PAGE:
Symptoms of Amyloidosis
Symptoms of amyloidosis are often subtle. They can also vary greatly depending on where the amyloid protein is collecting in the body. It is important to note that the symptoms described below may be due to a variety of different health problems. Only your doctor can make a diagnosis of amyloidosis.
General symptoms of amyloidosis may include:
- Changes in skin color
- Clay-colored stools
- Feeling of fullness
- Joint pain
- Low red blood cell count (anemia)
- Shortness of breath
- Swelling of the tongue
- Tingling and numbness in legs and feet
- Weak hand grip
- Weight loss
Cardiac (Heart) Amyloidosis
Amyloid deposits in the heart can make the walls of the heart muscle stiff. They can also make the heart muscle weaker and affect the electrical rhythm of the heart. This condition can cause less blood to flow to your heart. Eventually, your heart will no longer be able to pump. If amyloidosis affects your heart, you may have:
- Shortness of breath with light activity
- An irregular heartbeat
- Signs of heart failure, including swelling of the feet and ankles, weakness, fatigue, and nausea, among others
Renal (Kidney) Amyloidosis
Your kidneys filter waste and toxins from your blood. Amyloid deposits in the kidneys make it hard for them to do this job. When your kidneys do not work properly, water and dangerous toxins build up in your body. If amyloidosis affects the kidneys, you may have:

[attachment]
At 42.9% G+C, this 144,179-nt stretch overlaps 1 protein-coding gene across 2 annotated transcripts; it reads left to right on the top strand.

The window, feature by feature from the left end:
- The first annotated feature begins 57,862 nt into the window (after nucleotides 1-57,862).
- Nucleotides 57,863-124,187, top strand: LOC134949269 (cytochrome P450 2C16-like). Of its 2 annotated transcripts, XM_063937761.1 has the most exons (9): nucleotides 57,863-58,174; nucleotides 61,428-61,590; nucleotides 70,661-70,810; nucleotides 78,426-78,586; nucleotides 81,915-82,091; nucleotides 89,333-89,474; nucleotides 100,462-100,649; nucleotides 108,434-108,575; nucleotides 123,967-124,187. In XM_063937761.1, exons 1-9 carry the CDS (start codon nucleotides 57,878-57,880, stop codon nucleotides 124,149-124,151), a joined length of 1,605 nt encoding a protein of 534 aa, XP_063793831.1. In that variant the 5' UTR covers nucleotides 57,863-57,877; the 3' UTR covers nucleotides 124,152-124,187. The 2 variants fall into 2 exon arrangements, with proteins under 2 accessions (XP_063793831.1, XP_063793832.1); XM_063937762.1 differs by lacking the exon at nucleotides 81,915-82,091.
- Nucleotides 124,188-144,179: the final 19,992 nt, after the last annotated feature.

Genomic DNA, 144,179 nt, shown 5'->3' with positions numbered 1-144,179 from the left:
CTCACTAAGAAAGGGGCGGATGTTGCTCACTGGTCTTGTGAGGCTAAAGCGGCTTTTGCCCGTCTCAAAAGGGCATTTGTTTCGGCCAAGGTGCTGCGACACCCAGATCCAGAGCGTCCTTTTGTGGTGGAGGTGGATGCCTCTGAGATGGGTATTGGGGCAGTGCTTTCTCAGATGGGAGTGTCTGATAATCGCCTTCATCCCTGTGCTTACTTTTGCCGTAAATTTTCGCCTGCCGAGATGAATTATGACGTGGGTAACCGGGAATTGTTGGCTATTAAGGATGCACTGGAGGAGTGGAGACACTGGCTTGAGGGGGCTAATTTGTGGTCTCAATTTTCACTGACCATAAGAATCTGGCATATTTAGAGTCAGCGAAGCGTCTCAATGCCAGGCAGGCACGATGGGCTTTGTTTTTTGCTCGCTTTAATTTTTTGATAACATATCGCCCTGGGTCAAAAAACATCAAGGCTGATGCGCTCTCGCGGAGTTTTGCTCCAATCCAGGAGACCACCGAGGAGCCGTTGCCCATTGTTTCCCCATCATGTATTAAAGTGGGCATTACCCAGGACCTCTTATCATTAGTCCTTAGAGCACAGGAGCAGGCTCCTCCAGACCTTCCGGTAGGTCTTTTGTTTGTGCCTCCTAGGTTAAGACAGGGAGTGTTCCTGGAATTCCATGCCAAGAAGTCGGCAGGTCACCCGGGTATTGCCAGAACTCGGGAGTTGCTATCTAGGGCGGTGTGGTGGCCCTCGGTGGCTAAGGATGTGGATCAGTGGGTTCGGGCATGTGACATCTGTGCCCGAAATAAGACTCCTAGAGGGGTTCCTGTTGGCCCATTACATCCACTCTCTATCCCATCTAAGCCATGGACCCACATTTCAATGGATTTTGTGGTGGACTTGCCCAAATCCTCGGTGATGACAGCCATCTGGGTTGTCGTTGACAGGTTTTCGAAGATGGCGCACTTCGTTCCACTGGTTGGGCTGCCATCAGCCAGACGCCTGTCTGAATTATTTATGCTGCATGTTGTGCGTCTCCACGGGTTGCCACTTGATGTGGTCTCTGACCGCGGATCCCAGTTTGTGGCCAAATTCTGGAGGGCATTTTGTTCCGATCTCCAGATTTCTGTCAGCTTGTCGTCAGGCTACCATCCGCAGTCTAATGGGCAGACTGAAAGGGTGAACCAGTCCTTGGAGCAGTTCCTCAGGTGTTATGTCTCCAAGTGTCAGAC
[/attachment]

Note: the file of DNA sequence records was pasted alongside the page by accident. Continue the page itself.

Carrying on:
- Signs of kidney failure, including swelling of the feet and ankles and puffiness around the eyes.
- High levels of protein in your urine.
Amyloid deposits along your gastrointestinal (GI) tract slow down the muscle contractions that help move food through your intestines. This interferes with digestion. If amyloidosis affects your GI tract, you may have:
- Decreased appetite
- Stomach pain
- Weight loss
Liver involvement can cause liver enlargement, fluid buildup in the body, and abnormal liver function tests.
Amyloid deposits can damage the nerves outside your brain and spinal cord called the peripheral nerves. The peripheral nerves carry information between your brain and spinal cord (central nervous system) and the rest of your body. For example, they make your brain perceive pain if you burn your hand or stub your toes. If amyloidosis affects your nerves, you may have:
- Balance problems
- Problems controlling your bladder and bowel
- Sweating problems
- Tingling and weakness
- Light-headedness when standing due to a problem with your body's ability to control blood pressure
Amyloidosis can also involve other organs including the lungs, skin, and spleen.
A thorough physical exam and a detailed and accurate account of your medical history are crucial in helping your doctor diagnose amyloidosis.
There is no blood test to detect amyloidosis. Sophisticated laboratory techniques called electrophoresis or free light chain assays may reveal early evidence of some amyloid proteins.